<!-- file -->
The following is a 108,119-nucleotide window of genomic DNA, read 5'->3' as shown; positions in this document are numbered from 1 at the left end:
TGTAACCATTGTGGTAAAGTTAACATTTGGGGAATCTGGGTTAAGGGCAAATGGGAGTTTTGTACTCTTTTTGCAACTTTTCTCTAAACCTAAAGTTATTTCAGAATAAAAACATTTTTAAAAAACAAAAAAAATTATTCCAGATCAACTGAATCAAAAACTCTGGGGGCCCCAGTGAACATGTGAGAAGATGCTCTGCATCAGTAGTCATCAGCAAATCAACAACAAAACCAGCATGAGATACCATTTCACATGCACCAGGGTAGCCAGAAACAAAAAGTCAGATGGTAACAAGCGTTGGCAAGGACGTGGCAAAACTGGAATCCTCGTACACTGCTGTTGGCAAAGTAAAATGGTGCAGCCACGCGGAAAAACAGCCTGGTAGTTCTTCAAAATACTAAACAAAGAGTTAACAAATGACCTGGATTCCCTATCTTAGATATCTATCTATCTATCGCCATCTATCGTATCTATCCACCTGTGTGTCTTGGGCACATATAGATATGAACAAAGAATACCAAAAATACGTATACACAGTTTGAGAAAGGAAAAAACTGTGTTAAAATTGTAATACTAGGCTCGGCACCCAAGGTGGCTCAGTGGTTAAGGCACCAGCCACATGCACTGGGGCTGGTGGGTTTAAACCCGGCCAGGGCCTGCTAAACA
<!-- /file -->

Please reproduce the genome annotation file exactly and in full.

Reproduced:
The following is a 108,119-nucleotide window of genomic DNA, read 5'->3' as shown; positions in this document are numbered from 1 at the left end:
TGTAACCATTGTGGTAAAGTTAACATTTGGGGAATCTGGGTTAAGGGCAAATGGGAGTTTTGTACTCTTTTTGCAACTTTTCTCTAAACCTAAAGTTATTTCAGAATAAAAACATTTTTAAAAAACAAAAAAAATTATTCCAGATCAACTGAATCAAAAACTCTGGGGGCCCCAGTGAACATGTGAGAAGATGCTCTGCATCAGTAGTCATCAGCAAATCAACAACAAAACCAGCATGAGATACCATTTCACATGCACCAGGGTAGCCAGAAACAAAAAGTCAGATGGTAACAAGCGTTGGCAAGGACGTGGCAAAACTGGAATCCTCGTACACTGCTGTTGGCAAAGTAAAATGGTGCAGCCACGCGGAAAAACAGCCTGGTAGTTCTTCAAAATACTAAACAAAGAGTTAACAAATGACCTGGATTCCCTATCTTAGATATCTATCTATCTATCGCCATCTATCGTATCTATCCACCTGTGTGTCTTGGGCACATATAGATATGAACAAAGAATACCAAAAATACGTATACACAGTTTGAGAAAGGAAAAAACTGTGTTAAAATTGTAATACTAGGCTCGGCACCCAAGGTGGCTCAGTGGTTAAGGCACCAGCCACATGCACTGGGGCTGGTGGGTTTAAACCCGGCCAGGGCCTGCTAAACA